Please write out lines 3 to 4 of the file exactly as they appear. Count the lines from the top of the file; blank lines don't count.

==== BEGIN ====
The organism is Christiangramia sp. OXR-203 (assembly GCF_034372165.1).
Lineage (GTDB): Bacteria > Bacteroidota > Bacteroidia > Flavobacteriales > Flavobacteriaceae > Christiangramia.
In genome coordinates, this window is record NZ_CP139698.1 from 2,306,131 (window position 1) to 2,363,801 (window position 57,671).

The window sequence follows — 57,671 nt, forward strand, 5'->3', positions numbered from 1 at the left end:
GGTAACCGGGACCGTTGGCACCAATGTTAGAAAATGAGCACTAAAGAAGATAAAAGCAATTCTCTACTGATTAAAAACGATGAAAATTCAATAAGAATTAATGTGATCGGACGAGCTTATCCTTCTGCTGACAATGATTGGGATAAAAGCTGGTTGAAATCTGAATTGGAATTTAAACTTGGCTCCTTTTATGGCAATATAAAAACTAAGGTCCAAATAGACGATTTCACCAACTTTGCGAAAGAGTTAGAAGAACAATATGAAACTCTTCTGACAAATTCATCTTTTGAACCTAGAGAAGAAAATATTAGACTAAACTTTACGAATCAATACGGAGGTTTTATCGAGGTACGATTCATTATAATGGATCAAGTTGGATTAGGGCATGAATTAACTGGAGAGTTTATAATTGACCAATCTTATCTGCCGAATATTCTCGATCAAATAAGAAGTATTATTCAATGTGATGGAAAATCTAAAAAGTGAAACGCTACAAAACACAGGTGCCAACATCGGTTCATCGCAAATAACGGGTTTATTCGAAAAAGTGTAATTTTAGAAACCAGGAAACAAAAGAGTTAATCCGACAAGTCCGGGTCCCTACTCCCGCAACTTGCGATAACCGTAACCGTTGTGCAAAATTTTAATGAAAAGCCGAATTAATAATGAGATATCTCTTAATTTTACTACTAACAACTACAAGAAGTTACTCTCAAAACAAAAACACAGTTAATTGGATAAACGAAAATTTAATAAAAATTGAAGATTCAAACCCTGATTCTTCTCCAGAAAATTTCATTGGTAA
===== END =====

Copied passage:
In genome coordinates, this window is record NZ_CP139698.1 from 2,306,131 (window position 1) to 2,363,801 (window position 57,671).

The window sequence follows — 57,671 nt, forward strand, 5'->3', positions numbered from 1 at the left end: